• Enabling children to understand and engage with the feelings and values embodied in high quality poetry, fiction, drama, film and television.
  • Developing children’s awareness of moral and social issues in fiction, journalism, magazines, radio, television and film.
  • Helping children to understand how language changes over time, the influences on spoken and written language and social attitudes to the use of language.
  • Using lesson activities such as discussion and conscience alley to explore dilemmas and moral stories.

The Contribution of Mathematics

  • Helping children to recognise how logical reasoning can be used to consider the consequences of particular decisions and choices and helping them learn the value of mathematical truth.
  • Encouraging children to work together productively on complex mathematical tasks and helping them see that the result is often better than any of them could achieve separately.

The Contribution of Science

  • Encouraging children to reflect on the wonder of the natural world.
  • Awareness of the ways that Science and Technology can affect society and the environment.
  • Consideration of the moral dilemmas that can result in scientific developments.
  • Co-operation in practical activity.
  • Raising awareness that scientific developments are the product of many.
  • Showing respect for different opinions.

The Contribution of Computing

  • Preparing the children for the challenges of living and learning in a technologically enriched, increasingly interconnected world.
  • Making clear the guidelines about the ethical use of the internet and how we keep ourselves and others safe.
  • Acknowledging advances in technology and appreciation for human achievement.

The Contribution of History

  • Looking at the creation and evolution of British society.
  • Enabling children to reflect on issues such as war, conquest, invasion, slavery etc.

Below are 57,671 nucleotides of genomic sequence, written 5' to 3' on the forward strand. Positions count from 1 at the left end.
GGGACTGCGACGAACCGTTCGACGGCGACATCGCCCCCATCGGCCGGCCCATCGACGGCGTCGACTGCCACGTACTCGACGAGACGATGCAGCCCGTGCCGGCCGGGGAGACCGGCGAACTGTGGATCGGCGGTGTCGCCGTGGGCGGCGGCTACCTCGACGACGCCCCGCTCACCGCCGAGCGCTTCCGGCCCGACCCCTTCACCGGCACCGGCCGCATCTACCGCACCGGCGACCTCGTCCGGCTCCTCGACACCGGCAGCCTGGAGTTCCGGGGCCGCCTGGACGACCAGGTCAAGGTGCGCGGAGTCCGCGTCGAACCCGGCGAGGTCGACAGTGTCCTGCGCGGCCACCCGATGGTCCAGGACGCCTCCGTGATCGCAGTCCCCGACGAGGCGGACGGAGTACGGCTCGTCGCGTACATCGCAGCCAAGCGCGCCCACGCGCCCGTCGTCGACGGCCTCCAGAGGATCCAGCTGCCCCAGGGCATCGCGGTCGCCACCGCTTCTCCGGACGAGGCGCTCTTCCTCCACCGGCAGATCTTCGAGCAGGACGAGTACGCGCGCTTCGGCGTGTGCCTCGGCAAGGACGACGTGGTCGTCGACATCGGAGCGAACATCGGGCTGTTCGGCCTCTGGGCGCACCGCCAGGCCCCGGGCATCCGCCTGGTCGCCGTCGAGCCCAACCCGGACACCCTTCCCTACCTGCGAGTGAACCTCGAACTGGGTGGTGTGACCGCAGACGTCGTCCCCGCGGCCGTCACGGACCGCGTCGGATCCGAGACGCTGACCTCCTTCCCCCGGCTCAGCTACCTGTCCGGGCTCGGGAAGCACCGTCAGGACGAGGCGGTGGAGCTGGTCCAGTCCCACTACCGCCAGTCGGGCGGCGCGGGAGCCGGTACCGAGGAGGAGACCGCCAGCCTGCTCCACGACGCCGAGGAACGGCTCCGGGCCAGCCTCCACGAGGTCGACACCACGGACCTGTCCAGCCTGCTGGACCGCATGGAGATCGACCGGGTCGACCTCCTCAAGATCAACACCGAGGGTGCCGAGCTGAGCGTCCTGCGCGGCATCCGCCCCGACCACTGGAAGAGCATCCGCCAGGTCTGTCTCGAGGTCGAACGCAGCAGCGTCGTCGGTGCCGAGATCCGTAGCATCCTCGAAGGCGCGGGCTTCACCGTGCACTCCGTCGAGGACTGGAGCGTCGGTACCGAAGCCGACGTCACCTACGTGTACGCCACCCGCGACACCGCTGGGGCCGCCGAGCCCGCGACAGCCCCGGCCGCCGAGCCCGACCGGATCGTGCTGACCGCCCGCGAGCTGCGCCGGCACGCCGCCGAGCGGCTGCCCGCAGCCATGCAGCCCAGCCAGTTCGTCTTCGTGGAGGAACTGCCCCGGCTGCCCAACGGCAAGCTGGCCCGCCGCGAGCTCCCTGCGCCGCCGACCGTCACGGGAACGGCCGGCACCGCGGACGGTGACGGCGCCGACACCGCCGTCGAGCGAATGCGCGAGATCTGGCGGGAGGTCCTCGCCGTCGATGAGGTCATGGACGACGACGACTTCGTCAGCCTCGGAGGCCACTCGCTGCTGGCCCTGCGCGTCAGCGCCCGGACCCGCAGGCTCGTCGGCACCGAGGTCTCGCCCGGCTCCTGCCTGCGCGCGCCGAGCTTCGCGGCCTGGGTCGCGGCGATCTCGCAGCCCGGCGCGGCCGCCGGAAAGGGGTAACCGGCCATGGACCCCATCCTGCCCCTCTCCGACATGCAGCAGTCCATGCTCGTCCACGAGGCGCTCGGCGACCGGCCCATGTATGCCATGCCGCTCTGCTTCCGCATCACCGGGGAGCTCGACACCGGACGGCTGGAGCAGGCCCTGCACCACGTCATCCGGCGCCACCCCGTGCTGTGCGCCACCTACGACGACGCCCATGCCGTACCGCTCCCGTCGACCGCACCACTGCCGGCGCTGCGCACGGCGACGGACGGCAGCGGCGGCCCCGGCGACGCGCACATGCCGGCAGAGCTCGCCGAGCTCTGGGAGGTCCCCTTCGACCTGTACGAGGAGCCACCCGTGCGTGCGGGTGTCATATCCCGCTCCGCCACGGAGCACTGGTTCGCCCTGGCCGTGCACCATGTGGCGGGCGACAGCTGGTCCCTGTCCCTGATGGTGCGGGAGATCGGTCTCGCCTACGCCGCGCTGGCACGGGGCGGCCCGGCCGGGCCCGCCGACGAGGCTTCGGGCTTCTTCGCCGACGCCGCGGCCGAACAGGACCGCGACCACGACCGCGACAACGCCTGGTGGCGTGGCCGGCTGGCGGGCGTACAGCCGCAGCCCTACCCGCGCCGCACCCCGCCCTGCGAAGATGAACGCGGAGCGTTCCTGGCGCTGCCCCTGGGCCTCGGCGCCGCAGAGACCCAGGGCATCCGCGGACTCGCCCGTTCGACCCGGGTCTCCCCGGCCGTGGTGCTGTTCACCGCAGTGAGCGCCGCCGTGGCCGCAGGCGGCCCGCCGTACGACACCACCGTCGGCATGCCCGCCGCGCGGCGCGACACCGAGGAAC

• Showing an awareness of the moral implications of the actions of historical figures.

The Contribution of Geography

  • Opportunities for reflection on the creation of earth and its’ origins, future and diversity.
  • Reflection on the fair distribution of the earth’s resources and issues surrounding climate change.
  • Study of people and physical geography gives our children the chance to reflect on the social and cultural characteristics of society.

The Contribution of Modern Foreign Languages

  • Gaining insights into the way of life, cultural traditions, moral and social developments of other people.
  • Social skills are developed through group activities and communication exercises.
  • Listening skills are improved through oral work.

The Contribution of Art

  • Art lessons develop children’s aesthetic appreciation.
  • Art evokes feelings of 'awe' and 'wonder'.
  • Giving children the chance to reflect on nature, their environment and surroundings.

The Contribution of Design and Technology

  • Reflecting on products and inventions, the diversity of materials and ways in which design can improve the quality of our lives.
  • Awareness of the moral dilemmas created by technological advances.
  • How different cultures have contributed to technology.
  • Opportunities to work as a team, recognising others strengths, sharing equipment.

The Contribution of Music

  • Teaching that encourages children to be open to the music of other cultures.
  • Discussing and reflecting upon a range of personal experiences (own performance) and observed experiences (trips, concerts and peer performances).
  • Looking at the way music can change moods and behaviour.
  • Offering a range of high quality off-timetable music enrichment activities.
  • Listening to music together and celebrating.

The Contribution of Physical Education

  • Activities involving co-operation, teamwork, competition, rules, self-discipline and fair play.
  • Exploring the sports and traditions of a variety of cultures.
  • Individual activities that provide the opportunity for self-reflection, awareness and challenge.